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Res Judicata and Res SubJudice - explained

Res Judicata is Latin word which means a matter which is already judged. So it says, when matter is decided and the judgement is final which have no provision for appeal, or, if there was appeal, it was extinguished, the doctrine bars or precludes continued litigation of such parties. The doctrine of Res Judicata bars only proceedings between same parties and not others.

On the other hand, when we try to understand the meaning of the word Sub Judice, it says that under judgement. So the matter is not finally decided and under consideration by court or judge. So in that situation there will be a case pending between the same parties on the same subject matter, the court will have the power to stay the proceeding. So the doctrine of Sub Judice, literally says, stay of suit.

Both these doctrines are mean to ensure that the time of the court is used effectively and not misused or wasted. This is done by ensuring that the multiple suits are not filed between same parties on the same subjects, which will waste precious time of the court.

Now let us try to understand more on these doctrines:

Res Judicata

The doctrine of Res Judicata derived from the maxim “Res Judicata Pro Veritate Accipitur” and meant to ensure judicial economy, consistency and also finality of litigations.

This doctrine bars the raising a matter in the same court or other court, which is already decided. The doctrine is also called claim preclusion, as it prohibits any further claim once the case is decided finally.

Benefits of Res Judicata 

  1. Injustice and inconvenience to parties, if the same case on which final judgement is declared and decided the claims allowed to be entertained by courts.

  2. If the same case is allowed for further claims, there will be varied judgements which will in turn reduce the confidence of people in the system and create confusion.

  3. This will also result in waste of court resources.

  4. Multiple decisions can also mean multiple damages for the same injury.

Res judicata provides for

Claim Preclusion: once the claim is already given on judgements by same parties, it cannot be raised again in other suit.

Issue Preclusion: Once the issue is decided between the same parties, no re litigation will be allowed.

We need to understand that the doctrine applies only when the case is finally decided and all appeal provisions are exhausted or barred by limitation. If appeals are available, this doctrine will not apply, because appeal is a legal right.

 Legal Maxims

  1. Nemo debet lis vexari pro eadem causa– no man to be vexed twice for the same cause.

  2. Interest republicae ut sit finis litium– it is in the interest of the state that there should be end to litigation.

  3. Re judicata pro veritate occipitur– a judicial decision should be accepted as correct.

Section 11 of the code of Civil Procedure, 1908 explains doctrine of Res Judicata. It says that once the suit is finally decided by a competent court, the concerned parties cannot be permitted to re open the case in other litigation.

Res Judicata under Indian law

Section 11 states that;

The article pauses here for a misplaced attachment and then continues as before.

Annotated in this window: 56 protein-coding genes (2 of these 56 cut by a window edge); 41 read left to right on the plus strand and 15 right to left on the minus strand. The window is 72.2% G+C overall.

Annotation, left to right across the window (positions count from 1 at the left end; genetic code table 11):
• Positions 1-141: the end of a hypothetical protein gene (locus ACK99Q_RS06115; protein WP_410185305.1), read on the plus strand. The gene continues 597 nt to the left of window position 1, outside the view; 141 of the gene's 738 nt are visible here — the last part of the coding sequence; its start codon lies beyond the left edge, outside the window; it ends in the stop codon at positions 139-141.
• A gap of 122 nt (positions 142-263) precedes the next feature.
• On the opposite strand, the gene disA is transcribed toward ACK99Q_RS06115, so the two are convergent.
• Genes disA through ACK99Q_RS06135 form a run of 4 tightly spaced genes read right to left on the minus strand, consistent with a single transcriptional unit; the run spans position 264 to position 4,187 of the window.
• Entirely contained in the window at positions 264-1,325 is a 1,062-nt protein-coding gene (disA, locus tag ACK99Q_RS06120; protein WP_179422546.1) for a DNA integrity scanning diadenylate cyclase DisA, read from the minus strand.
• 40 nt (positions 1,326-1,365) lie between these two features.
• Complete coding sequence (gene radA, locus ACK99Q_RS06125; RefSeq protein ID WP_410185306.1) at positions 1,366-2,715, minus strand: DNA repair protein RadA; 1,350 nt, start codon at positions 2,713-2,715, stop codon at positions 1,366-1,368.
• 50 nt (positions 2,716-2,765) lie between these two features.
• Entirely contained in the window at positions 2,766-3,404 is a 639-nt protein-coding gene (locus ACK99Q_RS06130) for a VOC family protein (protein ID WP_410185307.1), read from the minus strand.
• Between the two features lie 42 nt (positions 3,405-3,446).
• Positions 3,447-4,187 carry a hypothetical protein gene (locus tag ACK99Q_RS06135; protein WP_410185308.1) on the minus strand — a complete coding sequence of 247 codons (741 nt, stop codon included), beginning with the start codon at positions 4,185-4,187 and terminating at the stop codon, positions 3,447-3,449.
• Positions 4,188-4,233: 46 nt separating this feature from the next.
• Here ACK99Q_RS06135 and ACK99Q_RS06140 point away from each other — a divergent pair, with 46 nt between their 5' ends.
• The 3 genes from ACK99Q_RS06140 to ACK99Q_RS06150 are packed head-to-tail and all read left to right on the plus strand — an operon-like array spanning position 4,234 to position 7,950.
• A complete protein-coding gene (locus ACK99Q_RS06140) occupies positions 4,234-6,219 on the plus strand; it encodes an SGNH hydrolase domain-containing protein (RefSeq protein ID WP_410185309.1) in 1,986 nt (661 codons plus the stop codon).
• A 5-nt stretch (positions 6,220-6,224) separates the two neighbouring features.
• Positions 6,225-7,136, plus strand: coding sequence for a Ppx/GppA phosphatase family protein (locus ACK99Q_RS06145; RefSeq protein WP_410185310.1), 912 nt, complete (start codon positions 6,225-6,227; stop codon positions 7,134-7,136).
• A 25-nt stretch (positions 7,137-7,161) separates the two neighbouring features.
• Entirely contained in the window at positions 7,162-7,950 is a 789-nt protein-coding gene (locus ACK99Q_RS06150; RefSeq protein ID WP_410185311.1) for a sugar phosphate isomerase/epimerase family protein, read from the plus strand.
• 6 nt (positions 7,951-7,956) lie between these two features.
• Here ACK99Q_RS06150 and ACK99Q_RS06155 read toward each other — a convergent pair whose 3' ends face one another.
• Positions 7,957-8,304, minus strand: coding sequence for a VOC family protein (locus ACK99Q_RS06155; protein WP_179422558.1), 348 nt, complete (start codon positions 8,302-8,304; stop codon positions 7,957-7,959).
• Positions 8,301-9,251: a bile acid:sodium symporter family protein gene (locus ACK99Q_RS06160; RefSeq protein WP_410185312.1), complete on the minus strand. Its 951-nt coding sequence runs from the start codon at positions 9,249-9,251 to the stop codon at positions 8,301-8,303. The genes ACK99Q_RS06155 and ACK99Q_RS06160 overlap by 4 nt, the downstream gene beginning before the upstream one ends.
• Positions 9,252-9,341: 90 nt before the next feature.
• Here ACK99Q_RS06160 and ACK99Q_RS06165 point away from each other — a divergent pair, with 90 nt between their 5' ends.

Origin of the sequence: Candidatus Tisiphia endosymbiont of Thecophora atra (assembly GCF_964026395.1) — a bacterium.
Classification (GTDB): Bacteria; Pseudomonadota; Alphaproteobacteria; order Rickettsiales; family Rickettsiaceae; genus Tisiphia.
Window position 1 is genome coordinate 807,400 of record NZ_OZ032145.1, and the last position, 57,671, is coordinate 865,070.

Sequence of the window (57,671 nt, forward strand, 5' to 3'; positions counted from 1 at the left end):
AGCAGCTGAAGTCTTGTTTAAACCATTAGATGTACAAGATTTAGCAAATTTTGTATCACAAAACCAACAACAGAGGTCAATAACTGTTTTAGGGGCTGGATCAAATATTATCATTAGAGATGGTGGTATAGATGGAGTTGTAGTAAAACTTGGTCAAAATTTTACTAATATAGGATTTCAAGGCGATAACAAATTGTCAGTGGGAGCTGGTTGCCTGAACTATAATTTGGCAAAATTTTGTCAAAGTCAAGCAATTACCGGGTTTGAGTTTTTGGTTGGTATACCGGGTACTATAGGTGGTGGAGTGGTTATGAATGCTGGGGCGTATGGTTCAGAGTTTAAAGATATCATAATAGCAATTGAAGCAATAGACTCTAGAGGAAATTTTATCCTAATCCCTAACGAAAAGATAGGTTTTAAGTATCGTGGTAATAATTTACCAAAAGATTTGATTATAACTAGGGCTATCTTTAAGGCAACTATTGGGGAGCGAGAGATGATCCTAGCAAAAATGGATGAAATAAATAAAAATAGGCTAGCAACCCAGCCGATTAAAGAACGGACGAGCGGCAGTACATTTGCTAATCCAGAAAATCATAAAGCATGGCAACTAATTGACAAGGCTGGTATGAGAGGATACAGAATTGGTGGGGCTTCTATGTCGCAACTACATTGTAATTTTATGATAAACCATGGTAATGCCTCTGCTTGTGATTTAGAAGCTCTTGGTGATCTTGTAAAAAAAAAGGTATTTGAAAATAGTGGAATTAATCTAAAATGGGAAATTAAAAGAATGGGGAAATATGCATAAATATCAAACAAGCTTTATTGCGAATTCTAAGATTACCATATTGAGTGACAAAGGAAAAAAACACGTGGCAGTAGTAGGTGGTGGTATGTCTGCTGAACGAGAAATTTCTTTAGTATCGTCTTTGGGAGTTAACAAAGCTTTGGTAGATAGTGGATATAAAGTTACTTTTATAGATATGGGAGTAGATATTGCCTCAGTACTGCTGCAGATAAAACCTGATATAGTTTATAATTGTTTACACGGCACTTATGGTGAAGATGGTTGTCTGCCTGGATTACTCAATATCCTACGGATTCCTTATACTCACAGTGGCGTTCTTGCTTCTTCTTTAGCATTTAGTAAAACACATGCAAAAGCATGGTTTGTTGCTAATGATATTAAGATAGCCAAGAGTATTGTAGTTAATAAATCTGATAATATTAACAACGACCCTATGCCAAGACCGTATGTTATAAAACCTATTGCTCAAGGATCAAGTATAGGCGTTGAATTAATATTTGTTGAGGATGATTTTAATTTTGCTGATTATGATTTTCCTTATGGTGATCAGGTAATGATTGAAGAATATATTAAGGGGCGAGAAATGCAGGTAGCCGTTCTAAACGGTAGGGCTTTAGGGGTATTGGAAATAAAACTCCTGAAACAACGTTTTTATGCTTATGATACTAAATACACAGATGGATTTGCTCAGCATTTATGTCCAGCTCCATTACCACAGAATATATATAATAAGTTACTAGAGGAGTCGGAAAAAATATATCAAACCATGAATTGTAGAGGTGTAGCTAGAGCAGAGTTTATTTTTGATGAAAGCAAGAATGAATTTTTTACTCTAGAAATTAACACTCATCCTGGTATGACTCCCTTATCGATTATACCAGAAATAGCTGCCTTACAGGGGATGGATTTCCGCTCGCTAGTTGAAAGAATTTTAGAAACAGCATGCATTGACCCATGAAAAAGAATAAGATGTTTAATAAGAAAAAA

“No Court shall try any suit or issue in which the matter directly and substantially in issue has been directly and substantially in issue in a former suit between the same parties, or between parties under whom they or any of them claim, litigating under the same title, in a Court competent to try such subsequent suit or the suit in which such issue has been subsequently raised, and has been heard and finally decided by such Court.”

In the case of Satyadhyan Ghosal v. Deorjin Debi, Hon’ble Justice Das Gupta explained the doctrine of Res Judicata as;

“The principle of res judicata is based on the need of giving a finality to judicial decisions. What it says is that once a res is judicata, it shall not be adjudged again. Primarily it applies as between past litigation and future litigation. When a matter, whether on a question of fact or a question of law, has been decided between two parties in one suit or proceeding and the decision is final, either because no appeal was taken to a higher Court or because the appeal was dismissed, or no appeal lies, neither party will be allowed in a future suit or proceeding between the same parties to canvass the matter again.”

Ingredients and essentials of section 11

  1. The matter in issue (directly and substantially)has been directly and substantially in issue in a former suit

  2. The former suit had been between the same parties or between parties claiming under them

  3. Must be litigated under the same title in a court competent to try such suit or a suit in which the matter has been subsequently raised and has been heard and finally decided by such court

Gross negligence in the former suit also will be considered by the court and the doctrine of Res Judicata applies but will not apply where there was fraud or collusion.

Jallur Venkata Seshayya v. Tahdaviconda Koteswara Rao, 1937 the court held that, gross negligence in former suit doesn’t amount to fraud or collusion and thus acts as bar to subsequent suit.

The following are also to be taken into account:

  1. Mere institution is not enough, the case should be decided.

  2. The decision should be by a court of competent jurisdiction.